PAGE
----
In my travels, I always love to explore the hidden museums, and a destination like York, PA is no different. While I’ve visited and enjoyed the top attractions like the Harley-Davidson Factory, York’s breweries, and the York Colonial Complex, there’s plenty more in the area to discover such as the Fire Museum of York County.
Like the other fire museums I’ve visited in Pennsylvania (the Pennsylvania Fire Museum in Harrisburg and the Fireman’s Hall Museum in Philadelphia), the Fire Museum of York County is located within an old fire station. The station the museum is located in was once the Royal Fire Company and was completed in 1903. The station closed in the late 70s due to budget cuts.
Today, the station is absolutely gorgeous and retains many features that it would have needed as a working fire station. The 100-foot tower still retains a bell while the two fire poles from the third story still head down to the garage where the fire trucks were kept.
Aside from the fact that the building itself is a time capsule of firefighting history in York, the Fire Museum of York County is filled with some great pieces that will interest lovers of firefighting history, history lovers, and even kids.
The ground floor of the museum features many of the museum’s largest items.
Inside the garage, there are half a dozen large fire engines, as well as a few smaller fire carts. The fire engines date from roughly the 1920s to the 1950s and are quite beautiful to see.
In the back of the garage, the horse stalls that would have been here when the station was built have been recreated to showcase what the firehouse would have looked like when all fire engines were pulled by horses.
On the walls of the first floor, you’ll find all matter of fire memorabilia and original pieces from the fire station’s history.
Moving up to the museum’s second floor, the highlight is a room filled with all types of fire alarms and mechanical fire instruments. There are even a few unused grenade fire extinguishers that were built over 100 years ago.
I also really enjoyed the large 1914 fire alarm panel that still works. It was really interesting to find out more about how people would relay fires to the fire station with relatively primitive technologies.
The third floor of the Fire Museum of York County featured three large rooms that were filled with displays.
The first room was the old fire station dormitory where the firemen would sleep while on duty. A bed has been set up here with his firefighting suit right next to the bed to show what would have looked like when firefighters slept on site.
The room also displays a variety of other firefighting clothing, including some historical parade uniforms that were worn by York firefighters.
The second room on the third floor is filled to the brim with display cases. This was the fire station’s parlor, and it features many historical items from fire stations throughout York County. While signage in this area is rather sparse, making it hard to figure out what you are looking at sometimes, the items on the display are still quite impressive.
The final room of the museum is the old fire hall.
Other than the garage on the ground level (which you can see down to through near the old fire pole in the fire hall), this is the largest room in the old Royal Fire Company station.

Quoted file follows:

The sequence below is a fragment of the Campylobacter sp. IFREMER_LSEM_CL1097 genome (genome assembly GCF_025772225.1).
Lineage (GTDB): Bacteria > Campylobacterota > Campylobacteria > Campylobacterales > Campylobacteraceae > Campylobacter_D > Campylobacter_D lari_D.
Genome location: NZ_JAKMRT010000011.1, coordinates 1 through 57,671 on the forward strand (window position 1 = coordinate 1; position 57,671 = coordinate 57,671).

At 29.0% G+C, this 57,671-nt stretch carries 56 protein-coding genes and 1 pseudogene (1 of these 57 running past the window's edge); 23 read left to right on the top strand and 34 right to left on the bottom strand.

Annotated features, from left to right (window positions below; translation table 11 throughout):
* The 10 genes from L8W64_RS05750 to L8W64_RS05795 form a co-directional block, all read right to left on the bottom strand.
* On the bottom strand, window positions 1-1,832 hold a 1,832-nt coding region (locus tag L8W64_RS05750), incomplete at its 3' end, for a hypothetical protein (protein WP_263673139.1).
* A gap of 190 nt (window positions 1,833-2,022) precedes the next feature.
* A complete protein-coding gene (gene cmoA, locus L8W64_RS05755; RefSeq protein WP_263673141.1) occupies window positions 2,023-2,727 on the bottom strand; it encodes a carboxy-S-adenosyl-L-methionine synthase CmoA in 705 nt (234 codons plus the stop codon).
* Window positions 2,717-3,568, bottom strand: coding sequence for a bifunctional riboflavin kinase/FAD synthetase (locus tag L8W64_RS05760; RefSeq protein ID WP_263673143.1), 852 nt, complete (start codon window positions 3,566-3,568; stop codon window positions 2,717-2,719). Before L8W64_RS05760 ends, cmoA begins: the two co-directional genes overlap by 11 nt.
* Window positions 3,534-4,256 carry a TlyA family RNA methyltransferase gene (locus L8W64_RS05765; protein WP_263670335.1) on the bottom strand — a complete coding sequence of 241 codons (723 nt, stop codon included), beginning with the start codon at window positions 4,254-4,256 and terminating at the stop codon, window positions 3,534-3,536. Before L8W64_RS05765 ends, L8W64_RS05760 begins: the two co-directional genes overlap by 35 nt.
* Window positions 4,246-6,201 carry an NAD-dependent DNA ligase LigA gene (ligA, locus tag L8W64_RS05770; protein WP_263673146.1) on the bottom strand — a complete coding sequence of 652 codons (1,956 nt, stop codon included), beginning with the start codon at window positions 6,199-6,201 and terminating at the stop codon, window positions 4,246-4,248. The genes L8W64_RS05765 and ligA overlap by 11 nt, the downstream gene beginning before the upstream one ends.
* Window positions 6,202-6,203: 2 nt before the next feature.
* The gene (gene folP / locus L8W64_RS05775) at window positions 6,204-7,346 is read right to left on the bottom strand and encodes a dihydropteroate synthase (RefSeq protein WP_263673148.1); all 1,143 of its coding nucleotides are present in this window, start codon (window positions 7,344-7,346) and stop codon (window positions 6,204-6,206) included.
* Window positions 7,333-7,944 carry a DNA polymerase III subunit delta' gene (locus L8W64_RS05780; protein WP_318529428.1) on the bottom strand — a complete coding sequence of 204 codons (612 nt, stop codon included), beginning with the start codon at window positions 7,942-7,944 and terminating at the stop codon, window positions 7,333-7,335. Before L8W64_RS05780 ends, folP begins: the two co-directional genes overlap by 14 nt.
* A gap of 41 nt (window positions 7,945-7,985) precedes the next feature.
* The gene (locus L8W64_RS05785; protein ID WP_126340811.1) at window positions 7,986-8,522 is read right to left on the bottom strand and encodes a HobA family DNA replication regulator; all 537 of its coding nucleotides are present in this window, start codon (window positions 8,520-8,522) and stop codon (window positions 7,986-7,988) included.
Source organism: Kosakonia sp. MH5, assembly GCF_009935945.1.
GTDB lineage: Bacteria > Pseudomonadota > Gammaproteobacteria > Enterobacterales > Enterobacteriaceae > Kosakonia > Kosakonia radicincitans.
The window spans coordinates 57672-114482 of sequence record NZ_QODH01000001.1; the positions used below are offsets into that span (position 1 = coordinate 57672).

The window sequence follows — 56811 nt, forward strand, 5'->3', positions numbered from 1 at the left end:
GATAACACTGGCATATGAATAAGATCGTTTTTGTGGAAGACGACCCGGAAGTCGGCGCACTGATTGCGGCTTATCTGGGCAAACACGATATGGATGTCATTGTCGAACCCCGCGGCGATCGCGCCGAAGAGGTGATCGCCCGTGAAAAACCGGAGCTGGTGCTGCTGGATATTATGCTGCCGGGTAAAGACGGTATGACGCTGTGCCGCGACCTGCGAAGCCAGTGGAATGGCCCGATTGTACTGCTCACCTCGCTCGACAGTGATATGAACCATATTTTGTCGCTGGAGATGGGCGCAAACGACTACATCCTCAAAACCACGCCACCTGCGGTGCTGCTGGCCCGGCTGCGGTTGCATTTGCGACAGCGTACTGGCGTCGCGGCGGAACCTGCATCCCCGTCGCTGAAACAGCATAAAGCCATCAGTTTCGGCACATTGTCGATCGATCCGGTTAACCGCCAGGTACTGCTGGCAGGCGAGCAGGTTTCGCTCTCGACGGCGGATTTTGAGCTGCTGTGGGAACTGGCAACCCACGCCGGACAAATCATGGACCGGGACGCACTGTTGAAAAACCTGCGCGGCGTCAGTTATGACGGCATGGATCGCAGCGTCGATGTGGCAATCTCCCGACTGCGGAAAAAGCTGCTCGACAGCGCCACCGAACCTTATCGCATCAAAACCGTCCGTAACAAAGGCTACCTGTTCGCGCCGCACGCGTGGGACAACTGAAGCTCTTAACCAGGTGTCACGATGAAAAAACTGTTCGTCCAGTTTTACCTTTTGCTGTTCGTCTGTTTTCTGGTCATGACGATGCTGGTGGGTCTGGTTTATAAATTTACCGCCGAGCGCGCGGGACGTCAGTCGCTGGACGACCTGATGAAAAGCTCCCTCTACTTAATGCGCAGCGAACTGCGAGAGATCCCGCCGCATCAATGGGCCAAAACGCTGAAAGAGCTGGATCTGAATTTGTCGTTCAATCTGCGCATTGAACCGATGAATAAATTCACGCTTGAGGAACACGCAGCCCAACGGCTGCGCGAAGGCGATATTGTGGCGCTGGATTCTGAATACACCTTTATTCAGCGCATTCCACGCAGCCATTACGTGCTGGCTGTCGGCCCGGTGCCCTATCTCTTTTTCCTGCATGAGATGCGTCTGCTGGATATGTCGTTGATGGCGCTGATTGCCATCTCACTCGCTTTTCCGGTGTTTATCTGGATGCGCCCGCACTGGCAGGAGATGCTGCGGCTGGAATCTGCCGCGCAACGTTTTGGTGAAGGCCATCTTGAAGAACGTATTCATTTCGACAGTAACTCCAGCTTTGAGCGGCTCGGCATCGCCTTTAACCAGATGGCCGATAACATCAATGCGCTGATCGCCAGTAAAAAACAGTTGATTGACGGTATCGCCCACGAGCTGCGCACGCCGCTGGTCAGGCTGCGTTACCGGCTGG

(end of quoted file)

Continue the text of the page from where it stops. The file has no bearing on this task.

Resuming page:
Just like a fire hall today, this room served the fire company but also was used for events by the local community.
The displays from York’s fire history continue inside this room, and there are even several large hose carts on display in the middle of the room.
The highlight of this room, and one of the highlights of the entire museum, is the Little General. This weather vane once stood atop the original York County Courthouse.
This building was located at the intersection of Market and George Streets in downtown York and was where the Continental Congress met in York in 1777 and 1778. It was in this building that the Articles of Confederation was adopted and the first Thanksgiving was declared among other things.
The weather vane, which was added sometime after the Revolutionary War, was saved from the rubble when the original courthouse was torn down in the mid-1800s and spent many years atop a local fire station. Today, however, it is safely within the Fire Museum of York County (A replica can be seen atop the rebuilt colonial courthouse).
Other pieces of interest in the old fire hall include band instruments used by firefighters in parades, old parade hats, and even mascots used by the fire companies.
Overall, I found the Fire Museum of York County to be incredibly fascinating, and I’d definitely recommend a visit by anyone that love firefighting history or even just loves learning about the past in general.
My only complaint about the Fire Museum of York County is that admission is only available via a combo ticket for visits to the York County Historical Society Museum, the Colonial Complex, the Agricultural and Industrial Museum, and the Botham House.
Having visited all but one of these sites, I definitely feel that they are all worth visiting, but it’s a lot to do in one visit, especially if you have kids. It would be very nice for there to be a ticket option where you can just visit the Fire Museum of York County without having to buy a ticket that gives you access to all of the sites.
Regardless, if you have the chance to tour and visit the museum, I definitely recommend it.
Note: My visit to the Fire Museum of York County was hosted by the site. However, the opinions expressed are my own.
Looking for more things to do in the area? Check out tours of Bluett Bros. Violins, Sunrise Soap Company, and the Haines Shoe House.
Fire Museum of York County
Hours: Saturdays: 10am-4pm
Cost: Adults: $15, Children: $7
Address: 757 W Market St